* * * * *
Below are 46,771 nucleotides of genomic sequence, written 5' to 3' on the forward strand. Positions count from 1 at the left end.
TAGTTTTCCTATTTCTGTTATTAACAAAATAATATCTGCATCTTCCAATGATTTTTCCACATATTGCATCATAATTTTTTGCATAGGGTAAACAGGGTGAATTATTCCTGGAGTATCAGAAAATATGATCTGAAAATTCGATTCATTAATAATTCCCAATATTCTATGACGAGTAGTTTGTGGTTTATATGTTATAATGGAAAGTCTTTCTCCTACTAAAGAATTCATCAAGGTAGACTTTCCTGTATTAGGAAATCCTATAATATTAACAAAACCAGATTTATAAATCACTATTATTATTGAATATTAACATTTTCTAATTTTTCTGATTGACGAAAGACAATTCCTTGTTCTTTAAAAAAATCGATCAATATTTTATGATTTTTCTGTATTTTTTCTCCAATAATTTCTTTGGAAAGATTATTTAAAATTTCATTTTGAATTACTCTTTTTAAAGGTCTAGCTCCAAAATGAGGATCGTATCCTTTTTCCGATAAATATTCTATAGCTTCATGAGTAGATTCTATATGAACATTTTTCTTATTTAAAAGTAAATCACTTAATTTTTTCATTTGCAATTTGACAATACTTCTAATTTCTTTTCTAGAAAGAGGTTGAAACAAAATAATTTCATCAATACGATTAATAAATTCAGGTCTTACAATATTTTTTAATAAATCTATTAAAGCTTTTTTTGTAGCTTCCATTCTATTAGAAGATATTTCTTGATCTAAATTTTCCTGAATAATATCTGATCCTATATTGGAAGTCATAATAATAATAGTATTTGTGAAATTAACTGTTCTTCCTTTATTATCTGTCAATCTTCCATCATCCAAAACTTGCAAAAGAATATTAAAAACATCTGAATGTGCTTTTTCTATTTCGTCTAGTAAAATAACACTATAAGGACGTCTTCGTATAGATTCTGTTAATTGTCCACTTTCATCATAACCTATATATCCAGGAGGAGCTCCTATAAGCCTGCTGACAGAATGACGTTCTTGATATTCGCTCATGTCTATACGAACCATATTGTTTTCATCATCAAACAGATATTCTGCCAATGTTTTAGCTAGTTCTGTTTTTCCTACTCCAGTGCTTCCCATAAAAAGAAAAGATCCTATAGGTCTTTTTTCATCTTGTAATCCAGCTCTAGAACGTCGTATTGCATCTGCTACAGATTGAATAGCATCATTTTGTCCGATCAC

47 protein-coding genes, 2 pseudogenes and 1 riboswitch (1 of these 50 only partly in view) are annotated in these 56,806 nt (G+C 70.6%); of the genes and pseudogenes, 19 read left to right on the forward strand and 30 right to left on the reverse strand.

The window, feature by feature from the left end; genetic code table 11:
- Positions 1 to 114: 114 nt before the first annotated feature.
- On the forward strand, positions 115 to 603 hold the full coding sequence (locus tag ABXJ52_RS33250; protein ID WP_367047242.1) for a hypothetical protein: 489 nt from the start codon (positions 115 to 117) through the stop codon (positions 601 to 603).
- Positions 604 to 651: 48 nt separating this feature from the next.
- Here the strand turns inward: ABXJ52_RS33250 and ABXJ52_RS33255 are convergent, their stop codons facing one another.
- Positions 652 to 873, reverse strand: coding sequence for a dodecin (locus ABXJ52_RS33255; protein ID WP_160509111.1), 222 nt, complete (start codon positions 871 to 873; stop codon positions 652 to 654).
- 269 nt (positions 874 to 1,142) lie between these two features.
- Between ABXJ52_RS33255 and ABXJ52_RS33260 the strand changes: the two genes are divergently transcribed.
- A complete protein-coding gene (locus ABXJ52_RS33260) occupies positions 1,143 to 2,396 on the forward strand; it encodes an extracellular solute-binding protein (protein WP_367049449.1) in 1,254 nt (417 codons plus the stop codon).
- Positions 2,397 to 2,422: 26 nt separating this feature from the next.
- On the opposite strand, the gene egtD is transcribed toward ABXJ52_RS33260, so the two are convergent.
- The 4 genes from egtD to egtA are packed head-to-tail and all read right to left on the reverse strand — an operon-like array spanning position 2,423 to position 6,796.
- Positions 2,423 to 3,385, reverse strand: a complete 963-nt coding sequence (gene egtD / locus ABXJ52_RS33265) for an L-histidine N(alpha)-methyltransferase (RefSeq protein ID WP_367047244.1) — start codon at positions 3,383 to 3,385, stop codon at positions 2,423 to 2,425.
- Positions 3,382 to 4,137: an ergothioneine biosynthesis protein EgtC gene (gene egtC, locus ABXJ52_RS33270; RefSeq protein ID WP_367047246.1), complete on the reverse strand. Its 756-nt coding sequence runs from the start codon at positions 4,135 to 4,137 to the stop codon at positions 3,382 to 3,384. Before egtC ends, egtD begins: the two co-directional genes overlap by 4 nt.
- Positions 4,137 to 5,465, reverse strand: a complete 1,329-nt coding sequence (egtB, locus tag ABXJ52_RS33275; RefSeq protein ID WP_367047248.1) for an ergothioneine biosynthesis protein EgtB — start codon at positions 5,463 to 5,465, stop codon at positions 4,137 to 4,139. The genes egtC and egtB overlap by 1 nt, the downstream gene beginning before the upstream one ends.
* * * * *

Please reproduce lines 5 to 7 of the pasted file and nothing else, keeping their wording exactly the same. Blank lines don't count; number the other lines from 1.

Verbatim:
- Positions 1 to 114: 114 nt before the first annotated feature.
- On the forward strand, positions 115 to 603 hold the full coding sequence (locus tag ABXJ52_RS33250; protein ID WP_367047242.1) for a hypothetical protein: 489 nt from the start codon (positions 115 to 117) through the stop codon (positions 601 to 603).
- Positions 604 to 651: 48 nt separating this feature from the next.